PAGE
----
I hated to read what I wrote when I was younger. I would just turn it in as was (with papers and such for school). Now I’m trying to write a novel not really to get published, but because I have a story I want to tell and I’ve started rereading my work. I was afraid to do so at first, but some of my phrases I’ve really started to enjoy. While some of it is crap some of it is actually good. So I’m slowly getting over my fear of reading my work.

I should say I come up with my best ideas is during my dreams at night. That is when my mind is most active. I’ve learned to write in straight lines on a piece of paper in the dark so I don’t have to turn on the light for a great idea. Ha!

Judy
13 years ago

This post definitely hit home for me. I remember a long ago conversation with a friend, when I first started writing again. I worried about making sure I wrote it right. My friend gaped at me as if I were daft. What? “You’re the writer,” they said, “whatever you write will be… well, right. After all, it’s your story.” I blinked and felt sheepish for a moment and then thought, “No, it isn’t my story at all, it’s belongs to my characters, and I’m simply the one putting it to paper for them.” I fear most not being true to the characters.

Side note, funny that my word verification word right now is “inking” since that sort of describes what a writer does. The story is there, it simply needs ink, or inking as the case may be. ๐Ÿ™‚

Barbara Monajem
13 years ago

Heh. I think the alternative to the fear would be boredom. I’m beginning to enjoy the process of filling the plot holes… It’s scary but exciting, because there’s always a way to do it, and it’s such a thrill to figure it out. Fear at one end of the process leads to delight at the other… works for me.:)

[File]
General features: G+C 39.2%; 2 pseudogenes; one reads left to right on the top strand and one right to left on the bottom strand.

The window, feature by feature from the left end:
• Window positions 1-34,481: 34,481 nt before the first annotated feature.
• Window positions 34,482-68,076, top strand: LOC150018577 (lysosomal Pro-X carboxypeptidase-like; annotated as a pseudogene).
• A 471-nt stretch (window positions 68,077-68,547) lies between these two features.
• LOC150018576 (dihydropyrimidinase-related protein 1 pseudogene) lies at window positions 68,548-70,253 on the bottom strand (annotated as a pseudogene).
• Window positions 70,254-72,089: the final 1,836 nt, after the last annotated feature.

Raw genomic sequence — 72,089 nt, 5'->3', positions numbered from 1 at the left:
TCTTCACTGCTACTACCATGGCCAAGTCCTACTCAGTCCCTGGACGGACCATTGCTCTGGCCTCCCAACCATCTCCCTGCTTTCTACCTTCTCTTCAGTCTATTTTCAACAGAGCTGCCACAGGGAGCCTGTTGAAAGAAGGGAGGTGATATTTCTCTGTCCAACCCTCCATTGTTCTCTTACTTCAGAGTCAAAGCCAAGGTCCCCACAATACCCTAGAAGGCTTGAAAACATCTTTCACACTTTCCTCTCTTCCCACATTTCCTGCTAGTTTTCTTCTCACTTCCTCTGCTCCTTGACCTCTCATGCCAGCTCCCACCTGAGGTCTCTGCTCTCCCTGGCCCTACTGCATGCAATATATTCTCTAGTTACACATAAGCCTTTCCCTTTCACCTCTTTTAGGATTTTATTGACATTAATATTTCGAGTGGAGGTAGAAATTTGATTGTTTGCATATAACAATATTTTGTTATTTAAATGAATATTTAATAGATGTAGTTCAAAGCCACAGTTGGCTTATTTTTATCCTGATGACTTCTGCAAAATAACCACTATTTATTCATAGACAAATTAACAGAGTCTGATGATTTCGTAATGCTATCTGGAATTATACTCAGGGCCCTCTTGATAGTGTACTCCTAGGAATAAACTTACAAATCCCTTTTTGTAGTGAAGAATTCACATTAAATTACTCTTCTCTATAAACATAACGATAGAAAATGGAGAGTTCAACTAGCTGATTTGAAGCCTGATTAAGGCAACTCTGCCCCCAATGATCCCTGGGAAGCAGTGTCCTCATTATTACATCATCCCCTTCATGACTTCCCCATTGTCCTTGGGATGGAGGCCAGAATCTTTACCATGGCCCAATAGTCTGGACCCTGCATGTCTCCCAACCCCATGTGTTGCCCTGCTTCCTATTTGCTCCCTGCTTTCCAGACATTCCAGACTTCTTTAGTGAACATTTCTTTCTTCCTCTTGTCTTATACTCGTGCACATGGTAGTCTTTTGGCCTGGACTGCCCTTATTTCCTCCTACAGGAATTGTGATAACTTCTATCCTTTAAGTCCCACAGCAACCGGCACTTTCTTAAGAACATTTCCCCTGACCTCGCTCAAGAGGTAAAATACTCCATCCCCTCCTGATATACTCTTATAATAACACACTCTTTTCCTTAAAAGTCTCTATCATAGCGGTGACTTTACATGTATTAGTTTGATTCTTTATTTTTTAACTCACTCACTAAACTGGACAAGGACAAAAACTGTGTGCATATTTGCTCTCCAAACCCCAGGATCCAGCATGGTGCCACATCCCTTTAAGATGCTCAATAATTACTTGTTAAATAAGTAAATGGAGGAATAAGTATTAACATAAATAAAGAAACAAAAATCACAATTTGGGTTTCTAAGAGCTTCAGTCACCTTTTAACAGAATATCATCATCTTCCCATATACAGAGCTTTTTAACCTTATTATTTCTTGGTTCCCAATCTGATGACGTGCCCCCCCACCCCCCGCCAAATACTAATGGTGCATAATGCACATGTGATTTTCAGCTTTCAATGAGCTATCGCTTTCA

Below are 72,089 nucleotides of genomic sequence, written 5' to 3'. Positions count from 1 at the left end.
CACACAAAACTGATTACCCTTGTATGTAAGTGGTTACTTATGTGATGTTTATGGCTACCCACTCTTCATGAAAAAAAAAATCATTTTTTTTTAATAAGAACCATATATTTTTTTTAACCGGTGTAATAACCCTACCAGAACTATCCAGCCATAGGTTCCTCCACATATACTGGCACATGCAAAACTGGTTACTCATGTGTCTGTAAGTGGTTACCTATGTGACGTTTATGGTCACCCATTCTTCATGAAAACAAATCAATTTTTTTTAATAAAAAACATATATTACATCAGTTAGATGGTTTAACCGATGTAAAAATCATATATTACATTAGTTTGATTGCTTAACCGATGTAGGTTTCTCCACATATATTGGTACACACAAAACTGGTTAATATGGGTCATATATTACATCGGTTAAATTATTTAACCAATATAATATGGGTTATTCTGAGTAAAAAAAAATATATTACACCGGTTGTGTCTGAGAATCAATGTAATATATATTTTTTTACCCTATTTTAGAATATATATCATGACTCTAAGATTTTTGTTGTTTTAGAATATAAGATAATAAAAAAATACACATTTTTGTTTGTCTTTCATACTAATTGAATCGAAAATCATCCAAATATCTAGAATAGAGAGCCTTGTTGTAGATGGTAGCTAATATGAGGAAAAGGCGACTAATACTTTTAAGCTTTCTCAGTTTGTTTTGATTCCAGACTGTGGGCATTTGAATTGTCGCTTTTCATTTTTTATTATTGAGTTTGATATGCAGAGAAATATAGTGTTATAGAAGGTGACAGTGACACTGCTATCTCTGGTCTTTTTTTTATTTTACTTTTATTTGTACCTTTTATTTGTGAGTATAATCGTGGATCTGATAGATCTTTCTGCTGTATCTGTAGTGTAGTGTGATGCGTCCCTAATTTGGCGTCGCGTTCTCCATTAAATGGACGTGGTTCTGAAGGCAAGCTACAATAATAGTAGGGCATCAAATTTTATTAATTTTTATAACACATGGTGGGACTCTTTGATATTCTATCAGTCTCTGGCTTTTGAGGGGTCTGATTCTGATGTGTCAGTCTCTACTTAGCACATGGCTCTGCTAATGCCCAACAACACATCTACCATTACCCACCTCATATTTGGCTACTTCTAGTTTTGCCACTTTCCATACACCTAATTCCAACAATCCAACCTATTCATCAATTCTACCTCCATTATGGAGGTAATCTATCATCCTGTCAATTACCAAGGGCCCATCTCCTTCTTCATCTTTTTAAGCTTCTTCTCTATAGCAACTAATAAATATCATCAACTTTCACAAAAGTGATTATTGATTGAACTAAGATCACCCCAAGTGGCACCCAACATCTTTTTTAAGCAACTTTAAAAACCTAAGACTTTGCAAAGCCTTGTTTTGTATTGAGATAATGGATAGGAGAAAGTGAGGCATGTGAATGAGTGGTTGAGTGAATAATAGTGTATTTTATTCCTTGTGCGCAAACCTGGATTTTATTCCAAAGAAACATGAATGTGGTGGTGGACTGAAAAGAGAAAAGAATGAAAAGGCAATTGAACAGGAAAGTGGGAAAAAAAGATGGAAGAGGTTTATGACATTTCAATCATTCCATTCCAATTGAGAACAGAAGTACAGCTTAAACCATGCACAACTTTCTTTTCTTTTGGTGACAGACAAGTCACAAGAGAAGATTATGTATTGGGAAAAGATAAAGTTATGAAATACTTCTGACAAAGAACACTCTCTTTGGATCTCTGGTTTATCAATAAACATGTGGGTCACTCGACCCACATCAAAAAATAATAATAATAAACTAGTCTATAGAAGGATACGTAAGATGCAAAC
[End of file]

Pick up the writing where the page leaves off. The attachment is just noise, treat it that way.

Diane Gaston
13 years ago

Janet, maybe you are right about fear being part of the process. I’m certainly afraid I’ll never have another good idea.

In my last ennnnnddddlllleeesss book, I think I had the hardest time fitting the pieces together. Fitting that original vision in my head with what came out eventually was excruciating. I like what came out (thank goodness) and at the end, I did have a few “zone” moments.

Amanda McCabe
13 years ago

Great post, Janet! Maybe it is fear that makes me waste so much time wandering around the Internet before actually sitting down to write (the procrastination is the hard part! Once I actually start it’s usually okay, but getting started–ugh). It’s also hard not to second-guess myself, to just let the characters take the story where they will–which is usually the only thing that works…

Janet Mullany
13 years ago

I think the fear is necessary, too. I think it’s why we develop rituals connected with writing–certain objects have to be in place, the right music (or silence), and the ever popular kitchen timer! (Best $3 I ever spent.)

Jane Austen, one of the most terrifying yet confidence-building things you can do is read your work aloud to strangers. No kidding. I did it very soon after I started writing and it was such a boost that people laughed in the right places and I didn’t have to wear a paper sack over my head.

Thanks for all your interesting comments and sorry I’m responding so late–I have hideous things happening at work and tonight I was going to go to bed early (!) but went shopping instead at bookdepository.com (awesome site, bought some great books).